One of the important tasks in video surveillance is to detect and track targets moving independently in a scene.
Most real-time research to date has focused on scenarios from stationary cameras where there is limited movement
in the background, such as videos taken at traffic lights or from buildings where there is no background proximal
to the background. A more robust method is needed when there are moving background objects such as trees
or flags close in the camera or when the camera is moving. In this paper we first introduce a variant of the
multimodal mean (MM) background model that we call the spatial multimodal mean (SMM) background model
that is better suited for these scenarios while improving the speed of the mixture of Gaussians (MoG) background
model. It approximates the multimodal MoG background with the generalization that each pixel has a random
spatial distribution. The SMM background model is well suited for real-time nonstationary scenes since it models
each pixel with a spatial distribution and the simplifications make it computationally feasible to apply image
transformations. We then describe how this can be integrated into a real-time MTI system that does not require
the estimation of depth.
A typical structure from motion (SFM) technique is to construct 3-D structures from the observation of the motions of
salient features tracked over time. Although the sparse feature-based SFM provides additional solutions to robotic
platforms as a tool to augment navigation performance, the technique often fails to produce dense 3-D structures due to
the sparseness that is introduced during the feature selection and matching processes. For midrange sensing and tactical
planning, it is important to have a dense map that is able to provide not only 3-D coordinates of features, but also
clustered terrain information around the features for better thematic representation of the scene. In order to overcome the
shortfalls embedded in the sparse feature-based SFM, we propose an approach that uses Voronoi decomposition with an
equidistance-based triangulation that is applied to each of segmented and classified regions. The set of the circumcenters
of the circum-hyperspheres used in the triangulation is formed with the feature points extracted from the SFM
processing. We also apply flat surface detection to find traversable surface for a robotic vehicle to be able to maneuver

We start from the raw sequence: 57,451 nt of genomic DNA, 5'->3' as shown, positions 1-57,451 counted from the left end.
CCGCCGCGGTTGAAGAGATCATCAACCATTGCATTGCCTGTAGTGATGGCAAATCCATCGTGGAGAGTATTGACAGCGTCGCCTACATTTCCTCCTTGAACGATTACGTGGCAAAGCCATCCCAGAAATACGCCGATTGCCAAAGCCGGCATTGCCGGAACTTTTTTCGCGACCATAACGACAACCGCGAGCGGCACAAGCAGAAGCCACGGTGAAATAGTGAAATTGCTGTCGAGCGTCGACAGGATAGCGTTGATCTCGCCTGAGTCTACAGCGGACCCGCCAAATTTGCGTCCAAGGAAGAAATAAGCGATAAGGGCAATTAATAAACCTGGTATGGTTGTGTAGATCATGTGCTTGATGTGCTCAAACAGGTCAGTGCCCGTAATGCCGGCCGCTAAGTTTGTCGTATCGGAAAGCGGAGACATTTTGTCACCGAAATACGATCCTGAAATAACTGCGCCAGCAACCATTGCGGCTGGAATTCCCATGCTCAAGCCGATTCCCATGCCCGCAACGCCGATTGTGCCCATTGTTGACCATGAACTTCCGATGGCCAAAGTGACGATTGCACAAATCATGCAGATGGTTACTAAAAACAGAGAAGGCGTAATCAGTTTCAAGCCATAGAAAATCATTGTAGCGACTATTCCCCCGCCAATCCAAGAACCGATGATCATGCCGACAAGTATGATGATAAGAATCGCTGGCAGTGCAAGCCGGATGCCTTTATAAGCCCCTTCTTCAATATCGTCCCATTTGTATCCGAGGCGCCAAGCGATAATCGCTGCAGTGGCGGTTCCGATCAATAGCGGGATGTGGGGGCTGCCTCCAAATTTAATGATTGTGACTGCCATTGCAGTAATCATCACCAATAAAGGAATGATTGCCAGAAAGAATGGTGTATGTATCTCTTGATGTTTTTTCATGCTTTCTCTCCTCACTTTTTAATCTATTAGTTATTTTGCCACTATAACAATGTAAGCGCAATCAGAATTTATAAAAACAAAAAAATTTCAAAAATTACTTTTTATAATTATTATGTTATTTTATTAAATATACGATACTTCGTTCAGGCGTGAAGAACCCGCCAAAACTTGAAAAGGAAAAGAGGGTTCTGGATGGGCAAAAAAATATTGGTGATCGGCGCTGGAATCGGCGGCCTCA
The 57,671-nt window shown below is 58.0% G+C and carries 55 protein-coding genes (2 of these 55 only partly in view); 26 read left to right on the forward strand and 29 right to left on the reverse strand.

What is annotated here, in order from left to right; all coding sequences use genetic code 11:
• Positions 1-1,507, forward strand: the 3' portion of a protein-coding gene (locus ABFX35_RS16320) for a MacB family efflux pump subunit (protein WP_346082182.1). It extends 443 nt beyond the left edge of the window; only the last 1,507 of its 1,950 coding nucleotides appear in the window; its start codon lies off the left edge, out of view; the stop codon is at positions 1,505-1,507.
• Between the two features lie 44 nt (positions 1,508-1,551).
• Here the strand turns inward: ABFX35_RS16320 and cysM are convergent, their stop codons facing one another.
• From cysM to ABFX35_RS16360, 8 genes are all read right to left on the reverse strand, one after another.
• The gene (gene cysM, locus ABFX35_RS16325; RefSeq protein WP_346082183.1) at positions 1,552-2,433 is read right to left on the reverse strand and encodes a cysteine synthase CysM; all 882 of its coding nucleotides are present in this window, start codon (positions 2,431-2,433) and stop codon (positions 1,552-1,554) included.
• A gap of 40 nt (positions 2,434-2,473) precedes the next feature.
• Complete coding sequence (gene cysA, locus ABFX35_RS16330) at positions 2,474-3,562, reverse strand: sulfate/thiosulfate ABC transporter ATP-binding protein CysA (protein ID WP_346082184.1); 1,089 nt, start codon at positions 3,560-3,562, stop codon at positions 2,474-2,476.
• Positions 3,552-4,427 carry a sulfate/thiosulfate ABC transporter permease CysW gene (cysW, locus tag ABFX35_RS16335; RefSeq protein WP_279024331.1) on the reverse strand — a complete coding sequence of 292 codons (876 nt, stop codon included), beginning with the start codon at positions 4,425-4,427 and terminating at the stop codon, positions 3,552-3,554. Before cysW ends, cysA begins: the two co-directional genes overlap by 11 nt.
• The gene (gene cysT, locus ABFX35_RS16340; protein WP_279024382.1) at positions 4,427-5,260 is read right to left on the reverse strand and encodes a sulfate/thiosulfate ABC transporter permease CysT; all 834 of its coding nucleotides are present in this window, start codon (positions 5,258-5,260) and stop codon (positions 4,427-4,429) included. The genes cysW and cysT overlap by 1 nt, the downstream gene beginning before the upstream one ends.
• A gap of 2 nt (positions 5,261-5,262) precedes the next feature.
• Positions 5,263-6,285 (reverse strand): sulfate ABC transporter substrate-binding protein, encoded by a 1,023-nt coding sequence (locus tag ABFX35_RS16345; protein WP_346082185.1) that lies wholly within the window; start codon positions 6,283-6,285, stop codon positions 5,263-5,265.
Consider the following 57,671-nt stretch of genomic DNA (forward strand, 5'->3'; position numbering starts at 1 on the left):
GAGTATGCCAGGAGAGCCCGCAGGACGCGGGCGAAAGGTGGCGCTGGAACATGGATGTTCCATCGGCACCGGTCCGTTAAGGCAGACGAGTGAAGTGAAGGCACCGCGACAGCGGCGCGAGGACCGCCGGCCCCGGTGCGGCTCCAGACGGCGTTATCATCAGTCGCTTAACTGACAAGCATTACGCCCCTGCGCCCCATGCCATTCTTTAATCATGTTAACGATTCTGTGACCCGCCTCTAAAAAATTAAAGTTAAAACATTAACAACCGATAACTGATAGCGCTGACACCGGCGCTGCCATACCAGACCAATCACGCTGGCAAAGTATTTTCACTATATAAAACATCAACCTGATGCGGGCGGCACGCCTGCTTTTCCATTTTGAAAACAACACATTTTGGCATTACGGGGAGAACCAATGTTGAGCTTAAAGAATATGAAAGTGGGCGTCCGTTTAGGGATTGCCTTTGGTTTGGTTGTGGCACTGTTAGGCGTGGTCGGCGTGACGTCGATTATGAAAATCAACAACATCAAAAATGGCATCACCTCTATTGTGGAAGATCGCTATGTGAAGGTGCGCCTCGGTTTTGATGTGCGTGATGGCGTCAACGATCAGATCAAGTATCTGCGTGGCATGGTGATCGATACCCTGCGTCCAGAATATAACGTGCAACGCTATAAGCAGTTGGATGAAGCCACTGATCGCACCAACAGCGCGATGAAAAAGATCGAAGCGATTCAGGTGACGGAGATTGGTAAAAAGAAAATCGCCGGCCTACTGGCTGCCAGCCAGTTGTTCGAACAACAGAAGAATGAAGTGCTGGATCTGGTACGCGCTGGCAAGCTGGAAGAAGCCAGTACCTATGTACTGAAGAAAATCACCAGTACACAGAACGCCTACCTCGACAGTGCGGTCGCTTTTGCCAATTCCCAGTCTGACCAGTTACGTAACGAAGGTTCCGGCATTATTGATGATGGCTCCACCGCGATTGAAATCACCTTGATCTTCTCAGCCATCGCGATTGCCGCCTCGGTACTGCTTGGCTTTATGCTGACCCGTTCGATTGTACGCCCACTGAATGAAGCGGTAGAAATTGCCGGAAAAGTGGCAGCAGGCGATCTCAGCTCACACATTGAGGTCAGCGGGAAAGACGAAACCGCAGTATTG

Maintaining real-time situational awareness of military combat vehicles (manned/unmanned) with onboard vision
sensors for either autonomous mobility or reconnaissance missions such as moving target indication (MTI) and
automatic target recognition (ATR) while the vehicle is on the move has been technically and operationally challenging.
In this paper, we investigate and present a practical implementation of a robust real-time structure from motion
technique that allows moving robotic vehicles to be able to reconstruct 3D models from observed 2D features with
dynamically adjusting motion parameters. We also demonstrate applications that locate and track moving targets within
the structured environment built by the SFM and recognize the targets such as vehicles and humans through a
hierarchical shape model.
Many autonomous vehicle navigation systems have adopted area-based stereo image processing techniques that use correlation measures to construct disparity maps as a basic obstacle detection and avoidance mechanism. Although the intra-scale area-based techniques perform well in pyramid processing frameworks, significant performance enhancement and reliability improvement may be achievable using wavelet- based inter-scale correlation measures. This paper presents a novel framework, which can be facilitated in unmanned ground vehicles, to recover 3D depth information (disparity maps) from binocular stereo images. We propose a wavelet- based coarse-to-fine incremental scheme to build up refined disparity maps from coarse ones, and demonstrate that usable disparity maps can be generated from sparse (compressed) wavelet coefficients. Our approach is motivated by a biological mechanism of the human visual system where multiresolution is known feature for perceptional visual processing. Among traditional multiresolution approaches, wavelet analysis provides a mathematically coherent and precise definition to the concept of multiresolution. The variation of resolution enables the transform to identify image signatures of objects in scale space. We use these signatures embedded in the wavelet transform domain to construct more detailed disparity maps at finer levels. Inter-scale correlation measures within the framework are used to identify the signature at the next finer level, since wavelet coefficients contain well-characterized evolutionary information.